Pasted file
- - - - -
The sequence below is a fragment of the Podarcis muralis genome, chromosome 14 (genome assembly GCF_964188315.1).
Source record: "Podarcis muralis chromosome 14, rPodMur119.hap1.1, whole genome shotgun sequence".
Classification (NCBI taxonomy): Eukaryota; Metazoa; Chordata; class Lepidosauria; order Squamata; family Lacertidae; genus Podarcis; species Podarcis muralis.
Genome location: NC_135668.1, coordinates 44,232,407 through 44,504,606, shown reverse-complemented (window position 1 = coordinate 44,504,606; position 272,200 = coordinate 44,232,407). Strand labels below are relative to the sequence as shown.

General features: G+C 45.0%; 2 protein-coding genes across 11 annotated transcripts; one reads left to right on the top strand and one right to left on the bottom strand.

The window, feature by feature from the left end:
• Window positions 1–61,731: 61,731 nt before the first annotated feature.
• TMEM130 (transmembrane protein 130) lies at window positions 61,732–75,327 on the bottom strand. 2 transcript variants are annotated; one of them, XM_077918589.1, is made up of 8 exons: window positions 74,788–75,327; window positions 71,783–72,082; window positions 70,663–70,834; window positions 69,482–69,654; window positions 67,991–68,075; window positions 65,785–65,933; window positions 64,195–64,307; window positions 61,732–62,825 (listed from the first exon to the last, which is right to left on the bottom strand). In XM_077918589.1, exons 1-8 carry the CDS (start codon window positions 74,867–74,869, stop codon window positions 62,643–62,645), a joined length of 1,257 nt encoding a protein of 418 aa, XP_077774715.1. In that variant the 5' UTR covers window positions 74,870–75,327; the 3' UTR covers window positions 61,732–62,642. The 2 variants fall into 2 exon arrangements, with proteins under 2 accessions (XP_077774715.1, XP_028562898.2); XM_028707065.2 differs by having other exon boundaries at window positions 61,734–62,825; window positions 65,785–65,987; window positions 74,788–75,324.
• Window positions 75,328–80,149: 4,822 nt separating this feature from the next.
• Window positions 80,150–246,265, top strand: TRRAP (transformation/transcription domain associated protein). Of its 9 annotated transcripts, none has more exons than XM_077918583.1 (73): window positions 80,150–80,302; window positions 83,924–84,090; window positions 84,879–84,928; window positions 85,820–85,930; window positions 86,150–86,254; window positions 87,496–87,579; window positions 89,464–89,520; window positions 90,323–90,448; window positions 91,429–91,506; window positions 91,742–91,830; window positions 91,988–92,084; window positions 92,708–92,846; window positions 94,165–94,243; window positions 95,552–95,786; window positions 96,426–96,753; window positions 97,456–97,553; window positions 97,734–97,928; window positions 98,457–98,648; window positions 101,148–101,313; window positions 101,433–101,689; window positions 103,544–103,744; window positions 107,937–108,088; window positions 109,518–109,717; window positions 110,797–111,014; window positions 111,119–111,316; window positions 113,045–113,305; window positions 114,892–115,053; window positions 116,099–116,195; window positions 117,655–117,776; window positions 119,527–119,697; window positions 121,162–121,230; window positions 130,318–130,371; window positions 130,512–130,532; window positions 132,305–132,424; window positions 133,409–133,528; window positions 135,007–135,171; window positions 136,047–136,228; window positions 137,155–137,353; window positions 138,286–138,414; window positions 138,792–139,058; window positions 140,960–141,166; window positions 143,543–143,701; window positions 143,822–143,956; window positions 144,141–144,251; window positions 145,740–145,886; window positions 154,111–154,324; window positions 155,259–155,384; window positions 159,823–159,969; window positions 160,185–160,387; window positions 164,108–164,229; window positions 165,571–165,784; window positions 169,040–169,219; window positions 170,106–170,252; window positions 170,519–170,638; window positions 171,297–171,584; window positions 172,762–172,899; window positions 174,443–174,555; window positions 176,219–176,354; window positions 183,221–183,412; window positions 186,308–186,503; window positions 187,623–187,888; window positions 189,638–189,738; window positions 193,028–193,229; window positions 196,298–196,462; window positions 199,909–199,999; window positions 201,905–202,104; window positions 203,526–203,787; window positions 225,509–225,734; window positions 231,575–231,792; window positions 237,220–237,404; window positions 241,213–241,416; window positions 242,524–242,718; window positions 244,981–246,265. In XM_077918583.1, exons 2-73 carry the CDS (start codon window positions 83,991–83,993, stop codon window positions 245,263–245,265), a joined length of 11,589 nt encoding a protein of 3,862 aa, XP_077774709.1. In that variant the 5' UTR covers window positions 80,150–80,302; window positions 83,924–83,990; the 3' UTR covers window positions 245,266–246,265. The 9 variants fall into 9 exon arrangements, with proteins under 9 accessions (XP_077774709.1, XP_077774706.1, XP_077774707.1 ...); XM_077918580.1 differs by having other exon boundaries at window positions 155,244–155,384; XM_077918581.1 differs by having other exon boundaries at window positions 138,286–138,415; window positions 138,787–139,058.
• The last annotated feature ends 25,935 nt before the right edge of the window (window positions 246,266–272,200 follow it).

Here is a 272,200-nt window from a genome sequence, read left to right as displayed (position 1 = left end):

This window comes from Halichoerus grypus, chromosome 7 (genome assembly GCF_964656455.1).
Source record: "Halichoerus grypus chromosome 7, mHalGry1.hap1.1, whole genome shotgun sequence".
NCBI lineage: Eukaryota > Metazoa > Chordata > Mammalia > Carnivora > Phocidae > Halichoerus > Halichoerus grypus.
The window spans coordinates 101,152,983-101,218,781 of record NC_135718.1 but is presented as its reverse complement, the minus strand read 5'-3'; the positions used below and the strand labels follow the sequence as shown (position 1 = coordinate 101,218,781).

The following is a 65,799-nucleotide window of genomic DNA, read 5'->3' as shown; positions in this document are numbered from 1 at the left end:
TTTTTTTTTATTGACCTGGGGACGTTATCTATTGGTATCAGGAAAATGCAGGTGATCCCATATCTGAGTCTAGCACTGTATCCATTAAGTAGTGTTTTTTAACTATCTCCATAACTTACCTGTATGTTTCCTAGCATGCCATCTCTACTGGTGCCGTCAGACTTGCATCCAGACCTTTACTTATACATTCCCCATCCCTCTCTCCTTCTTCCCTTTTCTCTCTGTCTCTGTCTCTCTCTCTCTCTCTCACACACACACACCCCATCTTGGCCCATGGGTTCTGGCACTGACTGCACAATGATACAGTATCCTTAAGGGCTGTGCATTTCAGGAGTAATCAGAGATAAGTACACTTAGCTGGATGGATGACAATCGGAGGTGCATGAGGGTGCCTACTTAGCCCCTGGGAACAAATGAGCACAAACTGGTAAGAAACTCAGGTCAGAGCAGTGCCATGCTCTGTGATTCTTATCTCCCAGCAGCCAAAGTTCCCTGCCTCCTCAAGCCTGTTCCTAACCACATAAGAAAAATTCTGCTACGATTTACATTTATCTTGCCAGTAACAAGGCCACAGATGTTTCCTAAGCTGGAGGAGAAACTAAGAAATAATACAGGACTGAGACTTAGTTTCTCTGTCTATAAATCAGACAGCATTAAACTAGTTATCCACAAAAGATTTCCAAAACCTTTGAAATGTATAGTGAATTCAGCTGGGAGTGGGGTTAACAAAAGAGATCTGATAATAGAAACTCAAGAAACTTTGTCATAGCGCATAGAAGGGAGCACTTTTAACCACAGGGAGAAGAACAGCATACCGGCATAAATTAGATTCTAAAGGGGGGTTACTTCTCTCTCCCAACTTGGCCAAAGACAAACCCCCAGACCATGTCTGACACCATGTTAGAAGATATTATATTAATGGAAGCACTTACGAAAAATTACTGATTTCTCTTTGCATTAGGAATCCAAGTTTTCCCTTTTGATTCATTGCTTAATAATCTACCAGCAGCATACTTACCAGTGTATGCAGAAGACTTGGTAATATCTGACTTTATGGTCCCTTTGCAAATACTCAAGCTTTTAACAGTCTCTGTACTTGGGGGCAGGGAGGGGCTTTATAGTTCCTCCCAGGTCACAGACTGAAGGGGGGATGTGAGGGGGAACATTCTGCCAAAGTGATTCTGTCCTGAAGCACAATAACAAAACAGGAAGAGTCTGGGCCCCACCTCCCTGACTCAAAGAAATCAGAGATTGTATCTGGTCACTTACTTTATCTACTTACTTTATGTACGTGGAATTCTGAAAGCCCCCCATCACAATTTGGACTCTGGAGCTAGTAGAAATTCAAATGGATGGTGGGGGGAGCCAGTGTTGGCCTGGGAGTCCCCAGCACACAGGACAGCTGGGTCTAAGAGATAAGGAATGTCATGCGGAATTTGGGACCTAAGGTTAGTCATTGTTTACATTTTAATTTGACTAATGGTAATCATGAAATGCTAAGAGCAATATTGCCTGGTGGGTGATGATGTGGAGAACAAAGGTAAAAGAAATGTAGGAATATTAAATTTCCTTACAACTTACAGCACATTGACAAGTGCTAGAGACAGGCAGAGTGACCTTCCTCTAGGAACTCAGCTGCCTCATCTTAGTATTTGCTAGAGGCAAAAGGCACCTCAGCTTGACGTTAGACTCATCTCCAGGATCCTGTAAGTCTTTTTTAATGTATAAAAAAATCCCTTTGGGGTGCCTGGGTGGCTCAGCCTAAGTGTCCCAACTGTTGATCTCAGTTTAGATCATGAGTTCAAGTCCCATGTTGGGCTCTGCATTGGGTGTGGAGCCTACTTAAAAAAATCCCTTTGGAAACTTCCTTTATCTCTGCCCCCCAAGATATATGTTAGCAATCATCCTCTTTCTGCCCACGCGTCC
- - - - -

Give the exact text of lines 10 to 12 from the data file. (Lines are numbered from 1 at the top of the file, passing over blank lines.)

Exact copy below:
• Window positions 80,150–246,265, top strand: TRRAP (transformation/transcription domain associated protein). Of its 9 annotated transcripts, none has more exons than XM_077918583.1 (73): window positions 80,150–80,302; window positions 83,924–84,090; window positions 84,879–84,928; window positions 85,820–85,930; window positions 86,150–86,254; window positions 87,496–87,579; window positions 89,464–89,520; window positions 90,323–90,448; window positions 91,429–91,506; window positions 91,742–91,830; window positions 91,988–92,084; window positions 92,708–92,846; window positions 94,165–94,243; window positions 95,552–95,786; window positions 96,426–96,753; window positions 97,456–97,553; window positions 97,734–97,928; window positions 98,457–98,648; window positions 101,148–101,313; window positions 101,433–101,689; window positions 103,544–103,744; window positions 107,937–108,088; window positions 109,518–109,717; window positions 110,797–111,014; window positions 111,119–111,316; window positions 113,045–113,305; window positions 114,892–115,053; window positions 116,099–116,195; window positions 117,655–117,776; window positions 119,527–119,697; window positions 121,162–121,230; window positions 130,318–130,371; window positions 130,512–130,532; window positions 132,305–132,424; window positions 133,409–133,528; window positions 135,007–135,171; window positions 136,047–136,228; window positions 137,155–137,353; window positions 138,286–138,414; window positions 138,792–139,058; window positions 140,960–141,166; window positions 143,543–143,701; window positions 143,822–143,956; window positions 144,141–144,251; window positions 145,740–145,886; window positions 154,111–154,324; window positions 155,259–155,384; window positions 159,823–159,969; window positions 160,185–160,387; window positions 164,108–164,229; window positions 165,571–165,784; window positions 169,040–169,219; window positions 170,106–170,252; window positions 170,519–170,638; window positions 171,297–171,584; window positions 172,762–172,899; window positions 174,443–174,555; window positions 176,219–176,354; window positions 183,221–183,412; window positions 186,308–186,503; window positions 187,623–187,888; window positions 189,638–189,738; window positions 193,028–193,229; window positions 196,298–196,462; window positions 199,909–199,999; window positions 201,905–202,104; window positions 203,526–203,787; window positions 225,509–225,734; window positions 231,575–231,792; window positions 237,220–237,404; window positions 241,213–241,416; window positions 242,524–242,718; window positions 244,981–246,265. In XM_077918583.1, exons 2-73 carry the CDS (start codon window positions 83,991–83,993, stop codon window positions 245,263–245,265), a joined length of 11,589 nt encoding a protein of 3,862 aa, XP_077774709.1. In that variant the 5' UTR covers window positions 80,150–80,302; window positions 83,924–83,990; the 3' UTR covers window positions 245,266–246,265. The 9 variants fall into 9 exon arrangements, with proteins under 9 accessions (XP_077774709.1, XP_077774706.1, XP_077774707.1 ...); XM_077918580.1 differs by having other exon boundaries at window positions 155,244–155,384; XM_077918581.1 differs by having other exon boundaries at window positions 138,286–138,415; window positions 138,787–139,058.
• The last annotated feature ends 25,935 nt before the right edge of the window (window positions 246,266–272,200 follow it).

Here is a 272,200-nt window from a genome sequence, read left to right as displayed (position 1 = left end):